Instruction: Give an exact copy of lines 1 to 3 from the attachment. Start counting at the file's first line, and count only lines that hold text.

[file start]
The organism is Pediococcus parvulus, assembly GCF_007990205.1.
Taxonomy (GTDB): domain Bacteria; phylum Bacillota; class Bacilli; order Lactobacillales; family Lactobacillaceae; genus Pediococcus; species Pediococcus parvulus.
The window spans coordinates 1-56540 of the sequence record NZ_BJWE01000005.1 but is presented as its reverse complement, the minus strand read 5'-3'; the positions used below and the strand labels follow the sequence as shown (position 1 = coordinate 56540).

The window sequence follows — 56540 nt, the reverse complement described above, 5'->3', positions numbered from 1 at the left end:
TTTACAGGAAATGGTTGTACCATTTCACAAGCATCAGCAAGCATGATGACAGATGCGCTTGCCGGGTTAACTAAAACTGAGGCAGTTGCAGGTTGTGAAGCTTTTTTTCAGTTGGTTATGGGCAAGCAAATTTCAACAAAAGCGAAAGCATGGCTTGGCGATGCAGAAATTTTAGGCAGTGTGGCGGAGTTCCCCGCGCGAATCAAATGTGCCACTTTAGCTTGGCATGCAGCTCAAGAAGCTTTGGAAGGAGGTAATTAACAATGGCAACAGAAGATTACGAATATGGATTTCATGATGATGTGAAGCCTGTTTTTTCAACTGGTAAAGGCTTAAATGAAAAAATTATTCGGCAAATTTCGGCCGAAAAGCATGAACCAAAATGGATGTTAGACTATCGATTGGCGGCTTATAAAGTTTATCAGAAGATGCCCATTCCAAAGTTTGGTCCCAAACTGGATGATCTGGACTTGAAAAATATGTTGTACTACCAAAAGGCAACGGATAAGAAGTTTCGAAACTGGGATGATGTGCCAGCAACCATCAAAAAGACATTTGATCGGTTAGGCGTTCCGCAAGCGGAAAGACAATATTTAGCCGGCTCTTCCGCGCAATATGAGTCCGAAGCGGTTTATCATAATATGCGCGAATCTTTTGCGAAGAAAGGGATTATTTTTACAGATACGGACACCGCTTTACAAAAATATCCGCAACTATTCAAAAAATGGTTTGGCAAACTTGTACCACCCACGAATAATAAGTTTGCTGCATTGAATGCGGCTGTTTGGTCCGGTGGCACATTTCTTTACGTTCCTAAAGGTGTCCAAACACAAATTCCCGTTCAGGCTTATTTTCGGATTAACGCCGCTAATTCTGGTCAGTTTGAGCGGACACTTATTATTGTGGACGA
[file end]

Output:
The organism is Pediococcus parvulus, assembly GCF_007990205.1.
Taxonomy (GTDB): domain Bacteria; phylum Bacillota; class Bacilli; order Lactobacillales; family Lactobacillaceae; genus Pediococcus; species Pediococcus parvulus.
The window spans coordinates 1-56540 of the sequence record NZ_BJWE01000005.1 but is presented as its reverse complement, the minus strand read 5'-3'; the positions used below and the strand labels follow the sequence as shown (position 1 = coordinate 56540).